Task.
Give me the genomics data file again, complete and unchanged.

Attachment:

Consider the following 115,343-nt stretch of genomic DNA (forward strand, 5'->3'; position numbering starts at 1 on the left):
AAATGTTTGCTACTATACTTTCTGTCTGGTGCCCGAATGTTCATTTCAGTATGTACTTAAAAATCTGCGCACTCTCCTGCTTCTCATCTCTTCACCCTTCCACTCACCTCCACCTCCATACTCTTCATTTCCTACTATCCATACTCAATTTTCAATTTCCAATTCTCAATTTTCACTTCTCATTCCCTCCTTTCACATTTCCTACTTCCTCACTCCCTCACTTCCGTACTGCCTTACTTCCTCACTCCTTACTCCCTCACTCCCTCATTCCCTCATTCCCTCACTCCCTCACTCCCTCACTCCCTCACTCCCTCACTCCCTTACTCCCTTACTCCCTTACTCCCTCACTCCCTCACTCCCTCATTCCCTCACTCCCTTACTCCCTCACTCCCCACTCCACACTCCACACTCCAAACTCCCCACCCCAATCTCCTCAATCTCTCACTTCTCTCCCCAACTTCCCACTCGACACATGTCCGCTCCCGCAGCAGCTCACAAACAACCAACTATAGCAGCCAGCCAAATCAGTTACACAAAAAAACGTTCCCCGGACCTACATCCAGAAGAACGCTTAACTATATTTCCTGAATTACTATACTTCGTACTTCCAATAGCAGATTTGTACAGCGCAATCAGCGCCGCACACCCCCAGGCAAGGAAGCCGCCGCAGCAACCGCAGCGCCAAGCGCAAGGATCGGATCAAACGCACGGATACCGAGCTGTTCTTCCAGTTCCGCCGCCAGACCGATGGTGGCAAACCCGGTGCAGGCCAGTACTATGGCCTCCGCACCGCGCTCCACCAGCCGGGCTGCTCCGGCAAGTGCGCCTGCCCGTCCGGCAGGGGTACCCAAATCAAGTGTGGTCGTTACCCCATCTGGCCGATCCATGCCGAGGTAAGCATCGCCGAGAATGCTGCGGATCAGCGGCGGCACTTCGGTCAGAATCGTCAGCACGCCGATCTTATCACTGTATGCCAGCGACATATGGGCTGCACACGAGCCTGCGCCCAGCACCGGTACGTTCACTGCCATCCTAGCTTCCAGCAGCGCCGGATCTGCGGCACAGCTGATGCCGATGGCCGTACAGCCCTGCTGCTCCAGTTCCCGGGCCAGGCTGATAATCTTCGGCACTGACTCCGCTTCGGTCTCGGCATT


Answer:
Consider the following 115,343-nt stretch of genomic DNA (forward strand, 5'->3'; position numbering starts at 1 on the left):
AAATGTTTGCTACTATACTTTCTGTCTGGTGCCCGAATGTTCATTTCAGTATGTACTTAAAAATCTGCGCACTCTCCTGCTTCTCATCTCTTCACCCTTCCACTCACCTCCACCTCCATACTCTTCATTTCCTACTATCCATACTCAATTTTCAATTTCCAATTCTCAATTTTCACTTCTCATTCCCTCCTTTCACATTTCCTACTTCCTCACTCCCTCACTTCCGTACTGCCTTACTTCCTCACTCCTTACTCCCTCACTCCCTCATTCCCTCATTCCCTCACTCCCTCACTCCCTCACTCCCTCACTCCCTCACTCCCTTACTCCCTTACTCCCTTACTCCCTCACTCCCTCACTCCCTCATTCCCTCACTCCCTTACTCCCTCACTCCCCACTCCACACTCCACACTCCAAACTCCCCACCCCAATCTCCTCAATCTCTCACTTCTCTCCCCAACTTCCCACTCGACACATGTCCGCTCCCGCAGCAGCTCACAAACAACCAACTATAGCAGCCAGCCAAATCAGTTACACAAAAAAACGTTCCCCGGACCTACATCCAGAAGAACGCTTAACTATATTTCCTGAATTACTATACTTCGTACTTCCAATAGCAGATTTGTACAGCGCAATCAGCGCCGCACACCCCCAGGCAAGGAAGCCGCCGCAGCAACCGCAGCGCCAAGCGCAAGGATCGGATCAAACGCACGGATACCGAGCTGTTCTTCCAGTTCCGCCGCCAGACCGATGGTGGCAAACCCGGTGCAGGCCAGTACTATGGCCTCCGCACCGCGCTCCACCAGCCGGGCTGCTCCGGCAAGTGCGCCTGCCCGTCCGGCAGGGGTACCCAAATCAAGTGTGGTCGTTACCCCATCTGGCCGATCCATGCCGAGGTAAGCATCGCCGAGAATGCTGCGGATCAGCGGCGGCACTTCGGTCAGAATCGTCAGCACGCCGATCTTATCACTGTATGCCAGCGACATATGGGCTGCACACGAGCCTGCGCCCAGCACCGGTACGTTCACTGCCATCCTAGCTTCCAGCAGCGCCGGATCTGCGGCACAGCTGATGCCGATGGCCGTACAGCCCTGCTGCTCCAGTTCCCGGGCCAGGCTGATAATCTTCGGCACTGACTCCGCTTCGGTCTCGGCATT